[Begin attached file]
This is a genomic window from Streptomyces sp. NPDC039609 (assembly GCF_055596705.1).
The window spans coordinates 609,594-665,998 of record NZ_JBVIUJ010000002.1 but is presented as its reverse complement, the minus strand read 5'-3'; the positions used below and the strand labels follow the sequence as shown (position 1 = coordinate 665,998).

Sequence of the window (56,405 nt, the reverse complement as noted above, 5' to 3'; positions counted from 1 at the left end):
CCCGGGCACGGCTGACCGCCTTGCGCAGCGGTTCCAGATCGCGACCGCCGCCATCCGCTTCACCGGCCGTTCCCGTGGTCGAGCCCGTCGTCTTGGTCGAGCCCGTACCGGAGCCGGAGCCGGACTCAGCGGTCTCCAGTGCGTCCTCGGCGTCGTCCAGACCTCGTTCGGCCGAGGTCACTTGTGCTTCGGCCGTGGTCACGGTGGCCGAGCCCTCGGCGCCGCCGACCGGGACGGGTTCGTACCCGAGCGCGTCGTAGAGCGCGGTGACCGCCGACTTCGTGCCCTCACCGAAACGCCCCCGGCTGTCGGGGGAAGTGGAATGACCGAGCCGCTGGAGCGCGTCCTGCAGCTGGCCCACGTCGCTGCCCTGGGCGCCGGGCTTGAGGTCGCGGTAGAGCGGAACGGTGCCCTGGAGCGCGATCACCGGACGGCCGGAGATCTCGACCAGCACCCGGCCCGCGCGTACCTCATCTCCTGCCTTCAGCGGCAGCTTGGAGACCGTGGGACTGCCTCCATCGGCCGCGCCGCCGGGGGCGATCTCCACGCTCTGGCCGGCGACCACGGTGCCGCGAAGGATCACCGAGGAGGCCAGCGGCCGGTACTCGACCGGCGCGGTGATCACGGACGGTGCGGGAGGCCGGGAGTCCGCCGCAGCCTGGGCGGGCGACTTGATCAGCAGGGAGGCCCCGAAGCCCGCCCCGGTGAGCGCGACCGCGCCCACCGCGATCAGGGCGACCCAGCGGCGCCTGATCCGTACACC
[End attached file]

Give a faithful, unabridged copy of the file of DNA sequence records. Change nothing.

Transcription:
This is a genomic window from Streptomyces sp. NPDC039609 (assembly GCF_055596705.1).
The window spans coordinates 609,594-665,998 of record NZ_JBVIUJ010000002.1 but is presented as its reverse complement, the minus strand read 5'-3'; the positions used below and the strand labels follow the sequence as shown (position 1 = coordinate 665,998).

Sequence of the window (56,405 nt, the reverse complement as noted above, 5' to 3'; positions counted from 1 at the left end):
CCCGGGCACGGCTGACCGCCTTGCGCAGCGGTTCCAGATCGCGACCGCCGCCATCCGCTTCACCGGCCGTTCCCGTGGTCGAGCCCGTCGTCTTGGTCGAGCCCGTACCGGAGCCGGAGCCGGACTCAGCGGTCTCCAGTGCGTCCTCGGCGTCGTCCAGACCTCGTTCGGCCGAGGTCACTTGTGCTTCGGCCGTGGTCACGGTGGCCGAGCCCTCGGCGCCGCCGACCGGGACGGGTTCGTACCCGAGCGCGTCGTAGAGCGCGGTGACCGCCGACTTCGTGCCCTCACCGAAACGCCCCCGGCTGTCGGGGGAAGTGGAATGACCGAGCCGCTGGAGCGCGTCCTGCAGCTGGCCCACGTCGCTGCCCTGGGCGCCGGGCTTGAGGTCGCGGTAGAGCGGAACGGTGCCCTGGAGCGCGATCACCGGACGGCCGGAGATCTCGACCAGCACCCGGCCCGCGCGTACCTCATCTCCTGCCTTCAGCGGCAGCTTGGAGACCGTGGGACTGCCTCCATCGGCCGCGCCGCCGGGGGCGATCTCCACGCTCTGGCCGGCGACCACGGTGCCGCGAAGGATCACCGAGGAGGCCAGCGGCCGGTACTCGACCGGCGCGGTGATCACGGACGGTGCGGGAGGCCGGGAGTCCGCCGCAGCCTGGGCGGGCGACTTGATCAGCAGGGAGGCCCCGAAGCCCGCCCCGGTGAGCGCGACCGCGCCCACCGCGATCAGGGCGACCCAGCGGCGCCTGATCCGTACACC